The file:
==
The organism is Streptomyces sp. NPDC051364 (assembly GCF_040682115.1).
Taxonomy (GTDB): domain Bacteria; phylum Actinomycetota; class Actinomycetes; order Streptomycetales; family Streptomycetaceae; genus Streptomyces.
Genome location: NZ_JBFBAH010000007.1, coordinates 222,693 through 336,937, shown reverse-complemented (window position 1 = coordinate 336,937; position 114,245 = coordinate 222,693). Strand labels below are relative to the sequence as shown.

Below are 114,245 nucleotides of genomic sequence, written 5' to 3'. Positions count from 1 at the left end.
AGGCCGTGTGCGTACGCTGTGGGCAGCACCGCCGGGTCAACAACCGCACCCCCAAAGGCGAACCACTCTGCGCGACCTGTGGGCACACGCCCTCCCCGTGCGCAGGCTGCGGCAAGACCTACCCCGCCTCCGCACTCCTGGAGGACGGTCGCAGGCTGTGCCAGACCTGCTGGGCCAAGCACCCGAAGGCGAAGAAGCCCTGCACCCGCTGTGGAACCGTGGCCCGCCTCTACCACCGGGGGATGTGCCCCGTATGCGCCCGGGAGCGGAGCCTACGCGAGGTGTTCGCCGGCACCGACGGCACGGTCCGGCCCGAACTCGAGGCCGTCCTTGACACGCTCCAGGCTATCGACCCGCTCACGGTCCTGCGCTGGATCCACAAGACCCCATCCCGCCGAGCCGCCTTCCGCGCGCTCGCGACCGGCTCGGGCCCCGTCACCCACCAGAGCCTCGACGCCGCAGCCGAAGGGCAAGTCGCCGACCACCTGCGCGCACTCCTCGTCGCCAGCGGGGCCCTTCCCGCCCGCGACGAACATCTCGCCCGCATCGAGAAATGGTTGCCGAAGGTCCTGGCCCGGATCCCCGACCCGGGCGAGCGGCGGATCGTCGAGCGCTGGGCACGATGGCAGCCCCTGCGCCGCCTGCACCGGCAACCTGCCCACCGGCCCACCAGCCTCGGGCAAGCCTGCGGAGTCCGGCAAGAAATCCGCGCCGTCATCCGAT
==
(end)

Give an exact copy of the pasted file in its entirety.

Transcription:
The organism is Streptomyces sp. NPDC051364 (assembly GCF_040682115.1).
Taxonomy (GTDB): domain Bacteria; phylum Actinomycetota; class Actinomycetes; order Streptomycetales; family Streptomycetaceae; genus Streptomyces.
Genome location: NZ_JBFBAH010000007.1, coordinates 222,693 through 336,937, shown reverse-complemented (window position 1 = coordinate 336,937; position 114,245 = coordinate 222,693). Strand labels below are relative to the sequence as shown.

Below are 114,245 nucleotides of genomic sequence, written 5' to 3'. Positions count from 1 at the left end.
AGGCCGTGTGCGTACGCTGTGGGCAGCACCGCCGGGTCAACAACCGCACCCCCAAAGGCGAACCACTCTGCGCGACCTGTGGGCACACGCCCTCCCCGTGCGCAGGCTGCGGCAAGACCTACCCCGCCTCCGCACTCCTGGAGGACGGTCGCAGGCTGTGCCAGACCTGCTGGGCCAAGCACCCGAAGGCGAAGAAGCCCTGCACCCGCTGTGGAACCGTGGCCCGCCTCTACCACCGGGGGATGTGCCCCGTATGCGCCCGGGAGCGGAGCCTACGCGAGGTGTTCGCCGGCACCGACGGCACGGTCCGGCCCGAACTCGAGGCCGTCCTTGACACGCTCCAGGCTATCGACCCGCTCACGGTCCTGCGCTGGATCCACAAGACCCCATCCCGCCGAGCCGCCTTCCGCGCGCTCGCGACCGGCTCGGGCCCCGTCACCCACCAGAGCCTCGACGCCGCAGCCGAAGGGCAAGTCGCCGACCACCTGCGCGCACTCCTCGTCGCCAGCGGGGCCCTTCCCGCCCGCGACGAACATCTCGCCCGCATCGAGAAATGGTTGCCGAAGGTCCTGGCCCGGATCCCCGACCCGGGCGAGCGGCGGATCGTCGAGCGCTGGGCACGATGGCAGCCCCTGCGCCGCCTGCACCGGCAACCTGCCCACCGGCCCACCAGCCTCGGGCAAGCCTGCGGAGTCCGGCAAGAAATCCGCGCCGTCATCCGAT